• We have issued certified translation to financial and insurance companies that require certifications for simple documents like business cards. In legal and financial settings, the use of certified translation for foreign documents is common practice.

Certified Translation for Remote Work

  • A company sending executes abroad will need to sign lease agreements in other countries; those documents will require certified translations.
  • We have created certified translations of contracts to hire talent from other countries that do not speak English.
  • Contracts for artists coming to the USA, ballet companies or curators of artist’s collections need to understand the agreements that they are signing and will require the translated version certified.
  • Companies going to Canada will require French Canadian versions of agreements and other documents to work in Quebec. Those will need to come with a certification.

Certified Translation for Non-Citizens

In some situations, a business will want to hire some professionals that are local to the worksite and some who are not.  For instance, a wind energy harvesting operation from Texas looking to build a site in India might send some of their professionals to meet with local authorities as well as work with local energy and construction professionals.  Or a company from the US has an office in Japan and wants to hire someone from Holland who is in Japan on a student visa for a contract job developing an app. 

Certified Translation for Career Candidates

Businesses may require certified translations of specific documents from their applicants, such as:

  • Medical records
  • Passports
  • Visas
  • Financial documents
  • Resumes and credentials

The business must also provide all employees with human resources documents, insurance policies, company policies, employment information, safety manuals, and much more.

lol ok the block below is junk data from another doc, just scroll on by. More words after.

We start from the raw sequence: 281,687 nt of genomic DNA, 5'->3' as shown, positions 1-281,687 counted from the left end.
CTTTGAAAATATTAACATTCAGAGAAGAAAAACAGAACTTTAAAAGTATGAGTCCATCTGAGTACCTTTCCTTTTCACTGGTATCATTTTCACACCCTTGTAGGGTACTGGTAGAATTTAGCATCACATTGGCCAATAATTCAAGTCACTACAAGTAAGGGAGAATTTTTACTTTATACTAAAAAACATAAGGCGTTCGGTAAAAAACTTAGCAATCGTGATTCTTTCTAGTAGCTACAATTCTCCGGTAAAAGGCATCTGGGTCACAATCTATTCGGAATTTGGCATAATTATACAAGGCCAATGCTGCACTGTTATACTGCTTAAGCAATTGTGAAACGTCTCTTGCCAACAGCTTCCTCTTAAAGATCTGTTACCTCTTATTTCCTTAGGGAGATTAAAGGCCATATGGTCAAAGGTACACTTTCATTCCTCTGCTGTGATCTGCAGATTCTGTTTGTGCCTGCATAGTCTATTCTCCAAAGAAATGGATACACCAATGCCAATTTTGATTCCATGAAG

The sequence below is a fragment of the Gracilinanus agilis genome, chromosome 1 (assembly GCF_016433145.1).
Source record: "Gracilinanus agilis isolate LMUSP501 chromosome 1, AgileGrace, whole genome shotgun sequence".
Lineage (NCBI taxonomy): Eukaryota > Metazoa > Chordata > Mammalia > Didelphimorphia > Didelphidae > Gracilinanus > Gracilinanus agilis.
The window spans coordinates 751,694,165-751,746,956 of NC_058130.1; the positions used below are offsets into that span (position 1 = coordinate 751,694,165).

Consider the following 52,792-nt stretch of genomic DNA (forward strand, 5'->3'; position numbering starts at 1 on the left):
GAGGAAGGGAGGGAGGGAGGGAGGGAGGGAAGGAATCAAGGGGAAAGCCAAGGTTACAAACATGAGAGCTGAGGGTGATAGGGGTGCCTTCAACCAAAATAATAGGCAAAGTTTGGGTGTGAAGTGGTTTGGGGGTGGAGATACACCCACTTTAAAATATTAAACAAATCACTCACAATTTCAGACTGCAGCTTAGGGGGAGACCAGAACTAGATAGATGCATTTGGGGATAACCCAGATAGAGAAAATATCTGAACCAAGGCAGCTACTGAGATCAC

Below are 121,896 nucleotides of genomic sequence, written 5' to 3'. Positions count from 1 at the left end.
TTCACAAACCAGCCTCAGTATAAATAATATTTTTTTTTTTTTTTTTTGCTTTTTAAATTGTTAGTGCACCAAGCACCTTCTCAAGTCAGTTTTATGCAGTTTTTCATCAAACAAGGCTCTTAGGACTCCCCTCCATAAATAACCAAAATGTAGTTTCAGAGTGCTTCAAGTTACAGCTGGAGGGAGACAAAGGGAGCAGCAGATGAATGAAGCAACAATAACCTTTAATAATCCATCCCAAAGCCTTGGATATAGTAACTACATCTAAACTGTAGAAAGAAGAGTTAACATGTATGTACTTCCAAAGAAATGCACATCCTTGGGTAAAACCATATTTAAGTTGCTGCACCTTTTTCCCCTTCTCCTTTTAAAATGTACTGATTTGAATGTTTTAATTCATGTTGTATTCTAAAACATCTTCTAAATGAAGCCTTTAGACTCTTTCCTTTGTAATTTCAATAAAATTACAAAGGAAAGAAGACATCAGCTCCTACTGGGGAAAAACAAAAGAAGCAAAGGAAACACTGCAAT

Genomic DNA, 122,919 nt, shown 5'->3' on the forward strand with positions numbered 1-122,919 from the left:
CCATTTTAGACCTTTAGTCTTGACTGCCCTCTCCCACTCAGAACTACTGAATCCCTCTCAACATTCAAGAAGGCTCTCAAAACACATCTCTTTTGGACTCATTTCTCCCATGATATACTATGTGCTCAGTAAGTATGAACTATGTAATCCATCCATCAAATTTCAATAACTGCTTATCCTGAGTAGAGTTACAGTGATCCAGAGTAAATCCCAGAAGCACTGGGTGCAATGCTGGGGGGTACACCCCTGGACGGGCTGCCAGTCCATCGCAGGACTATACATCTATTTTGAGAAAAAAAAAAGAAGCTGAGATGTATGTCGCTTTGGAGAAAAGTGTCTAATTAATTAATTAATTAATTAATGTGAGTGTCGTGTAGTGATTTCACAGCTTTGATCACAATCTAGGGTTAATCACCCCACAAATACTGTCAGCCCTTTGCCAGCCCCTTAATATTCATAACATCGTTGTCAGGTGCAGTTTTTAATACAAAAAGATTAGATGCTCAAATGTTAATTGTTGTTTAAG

How to Get Certified Business Translation

When looking for a translation agency near you, we have some tips on how to get the best experience.

  • Always ask for credentials.
  • Shop around for the best service first, then look at the prices.
  • Describe your needs in detail to the translation agency. 
  • Be open about any and all deadlines. 
  • Have all of your materials collected.
  • Follow the translation agency’s directions on what to provide, such as file types or an industry style guide. 

As you can see, certification of documents used across borders is important and necessary. Mutual understanding between businesses is essential for ongoing commerce. Day-to-day functions, planning future production and costs, banking and more all rely on mutual understanding. Be sure to work with a translation agency like JR Language that understands these needs and can ensure the necessary documents are accurate and accepted by authorities.

Jackie Ruffolo
Jackie Ruffolo
Jackie was born in Venezuela and has a BS in computer engineering. As President of JR Language, she spends time researching new technology and productivity tools for the Company. She holds a certificate of Localization and Project Management- Localization. Through her many years of experience working in multilingual corporate environments, she understands firsthand the value of bridging language barriers in creating smooth communication that allows for productive and happy work environments. She is fluent in Spanish and English, and is a frequent contributor to both our English and Spanish blogs. 20 Years of experience in marketing Jackie loves nature and to be outdoors.